Marie Kondo’s “The Life-Changing Magic of Tidying Up”
How to clean up your home and work space once and for all
By Taylor Smith
Organizing consultant Marie Kondo’s book “The Life-Changing Magic of Tidying Up” has sold over two million copies for good reason.
In her native Japan, Kondo says that tidiness and simplicity are a matter of everyday living. She cleverly applies these feng shui principles to cleaning house, simultaneously challenging long-held beliefs in cleaning little-by-little every day, storing things for a different season, and/or discarding one item for every new item brought into your home.
Rather, Kondo preaches one epic clean sweep. Readers are advised to keep only what “sparks joy” and to discard everything else. This can be done in a matter of a few hours or a series of days. To some, that may sound unreasonable, but it’s worth considering Kondo’s “KonMari” method for the following principles:
1. Let Go of Things to Make Room for the Things That Matter
Before you consider a single item, Kondo states that you should visualize the life you want to have with a clutter-free space. A paper-free desk isn’t enough. What does a tidier life look like to you? What do you want to make space for? Maybe it means hosting more dinner parties, adopting a pet, raising a child, or starting a new hobby. Many times, we put aside a new concept of our life because our current life simply doesn’t accommodate it. Ultimately, Kondo states that by visualizing the life we want to have, we’re creating room for the people we could become.
2. Keep Only the Things that Spark Joy
How do you determine if an item sparks joy for you? Pick it up and turn it over in your hands. Study it. How does this possession make you feel? How would you feel if you discarded it forever?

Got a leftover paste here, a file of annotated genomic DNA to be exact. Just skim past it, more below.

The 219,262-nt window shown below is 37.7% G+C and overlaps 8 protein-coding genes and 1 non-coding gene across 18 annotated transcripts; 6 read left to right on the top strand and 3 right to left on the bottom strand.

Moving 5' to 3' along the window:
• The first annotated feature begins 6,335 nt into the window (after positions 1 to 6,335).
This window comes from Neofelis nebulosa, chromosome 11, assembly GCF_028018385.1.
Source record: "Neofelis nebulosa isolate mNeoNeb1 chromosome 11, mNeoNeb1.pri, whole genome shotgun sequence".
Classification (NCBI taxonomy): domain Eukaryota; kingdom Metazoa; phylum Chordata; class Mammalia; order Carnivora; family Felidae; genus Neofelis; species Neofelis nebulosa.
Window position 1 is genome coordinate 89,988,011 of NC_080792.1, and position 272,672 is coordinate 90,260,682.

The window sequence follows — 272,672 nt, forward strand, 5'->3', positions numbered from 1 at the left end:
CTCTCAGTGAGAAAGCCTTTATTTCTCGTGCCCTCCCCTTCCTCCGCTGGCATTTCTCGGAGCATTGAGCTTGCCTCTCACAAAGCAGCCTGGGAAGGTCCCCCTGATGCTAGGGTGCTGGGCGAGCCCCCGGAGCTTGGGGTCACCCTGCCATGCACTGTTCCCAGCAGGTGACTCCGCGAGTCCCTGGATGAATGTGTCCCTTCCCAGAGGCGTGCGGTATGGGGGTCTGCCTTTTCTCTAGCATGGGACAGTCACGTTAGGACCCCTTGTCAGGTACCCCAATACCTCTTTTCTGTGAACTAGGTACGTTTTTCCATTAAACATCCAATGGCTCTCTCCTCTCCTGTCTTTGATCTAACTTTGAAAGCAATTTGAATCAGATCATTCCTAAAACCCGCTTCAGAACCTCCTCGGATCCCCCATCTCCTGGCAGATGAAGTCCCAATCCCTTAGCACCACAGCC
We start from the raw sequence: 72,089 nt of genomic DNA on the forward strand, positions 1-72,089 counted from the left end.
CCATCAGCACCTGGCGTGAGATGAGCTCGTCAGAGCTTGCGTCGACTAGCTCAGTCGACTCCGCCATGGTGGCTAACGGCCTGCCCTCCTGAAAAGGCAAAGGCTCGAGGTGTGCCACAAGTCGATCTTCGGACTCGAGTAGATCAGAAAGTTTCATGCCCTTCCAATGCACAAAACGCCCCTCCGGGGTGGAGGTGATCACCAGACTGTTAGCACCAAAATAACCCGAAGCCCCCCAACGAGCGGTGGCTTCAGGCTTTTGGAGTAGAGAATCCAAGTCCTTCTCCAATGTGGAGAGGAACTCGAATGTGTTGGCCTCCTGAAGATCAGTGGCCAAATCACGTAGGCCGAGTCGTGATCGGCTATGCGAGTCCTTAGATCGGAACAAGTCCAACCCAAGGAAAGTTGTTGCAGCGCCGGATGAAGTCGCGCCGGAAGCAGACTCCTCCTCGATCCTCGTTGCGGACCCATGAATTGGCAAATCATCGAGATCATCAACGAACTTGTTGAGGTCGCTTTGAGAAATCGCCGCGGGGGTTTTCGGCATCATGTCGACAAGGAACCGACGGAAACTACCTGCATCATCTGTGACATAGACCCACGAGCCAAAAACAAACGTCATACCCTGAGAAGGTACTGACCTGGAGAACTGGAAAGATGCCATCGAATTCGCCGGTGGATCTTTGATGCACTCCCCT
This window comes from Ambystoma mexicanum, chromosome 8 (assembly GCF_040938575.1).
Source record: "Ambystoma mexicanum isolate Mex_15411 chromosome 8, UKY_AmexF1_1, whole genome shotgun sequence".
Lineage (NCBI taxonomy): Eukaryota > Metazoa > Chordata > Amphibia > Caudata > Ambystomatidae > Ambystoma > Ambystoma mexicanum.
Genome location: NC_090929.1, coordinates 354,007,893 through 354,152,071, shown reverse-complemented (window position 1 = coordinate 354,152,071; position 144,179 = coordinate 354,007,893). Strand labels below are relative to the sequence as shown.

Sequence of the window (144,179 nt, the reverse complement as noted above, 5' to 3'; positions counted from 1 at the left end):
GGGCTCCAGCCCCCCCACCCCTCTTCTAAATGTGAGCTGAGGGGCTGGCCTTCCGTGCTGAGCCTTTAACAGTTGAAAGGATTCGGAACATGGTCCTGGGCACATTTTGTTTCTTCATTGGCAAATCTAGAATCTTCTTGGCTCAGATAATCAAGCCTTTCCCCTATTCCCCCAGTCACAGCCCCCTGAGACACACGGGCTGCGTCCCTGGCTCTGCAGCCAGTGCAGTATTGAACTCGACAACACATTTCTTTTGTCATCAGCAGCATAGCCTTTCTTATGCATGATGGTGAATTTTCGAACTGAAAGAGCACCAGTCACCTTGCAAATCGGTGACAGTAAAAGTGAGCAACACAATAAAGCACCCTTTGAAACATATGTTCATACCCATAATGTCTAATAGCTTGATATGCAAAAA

The things that spark joy in us are not necessarily rational. It could be a random pair of socks or a lamp. If you find yourself saying “I really like this,” then hold onto it.
3. Someday Never Comes
One of the lies we tell ourselves is that we should keep certain items for the slim chance that we might one day need them. “Needing” something isn’t the same as recognizing something’s inherent value. If you’re holding onto objects for all the wrong reasons, they are simply taking up space in both your psyche and your life. According to Kondo, it’s better to let them go.
4. Treat Your Possessions as if They Were Alive
Consider how we treat our most familiar possessions. We drop our keys on the counter, leave our shoes by the front door, and throw our bag on the table. What about that drawer in the kitchen that you banish your pens, batteries, and mail to? Habit often creates a messy home where objects become absent of meaning. When deciding what items to keep and discard, Kondo suggests putting each individual item onto the floor in front of you, by category. Her clients are often shocked by the sheer volume of “stuff” that they possess.
To prevent excess clutter, Kondo states that we should acknowledge the items we use every day with a mental “thank you,” before putting them away. Also, consider giving each room space to breathe and store your items so that they can be viewed and accessed at a quick glance.
5. Your Possessions Reflect Your State of Mind
Wonder why you get anxiety every time you enter the garage or basement? Kondo states it’s one of two reasons — fear of the future or an effort to preserve your past. By tidying up, Kondo says we will learn to celebrate the present, rather than constantly re-live the past. Also, it’s important to reclaim power over your possessions. Get rid of those old paint cans and unused pots and pans, and you will regain control over your own space, home, mind, and life.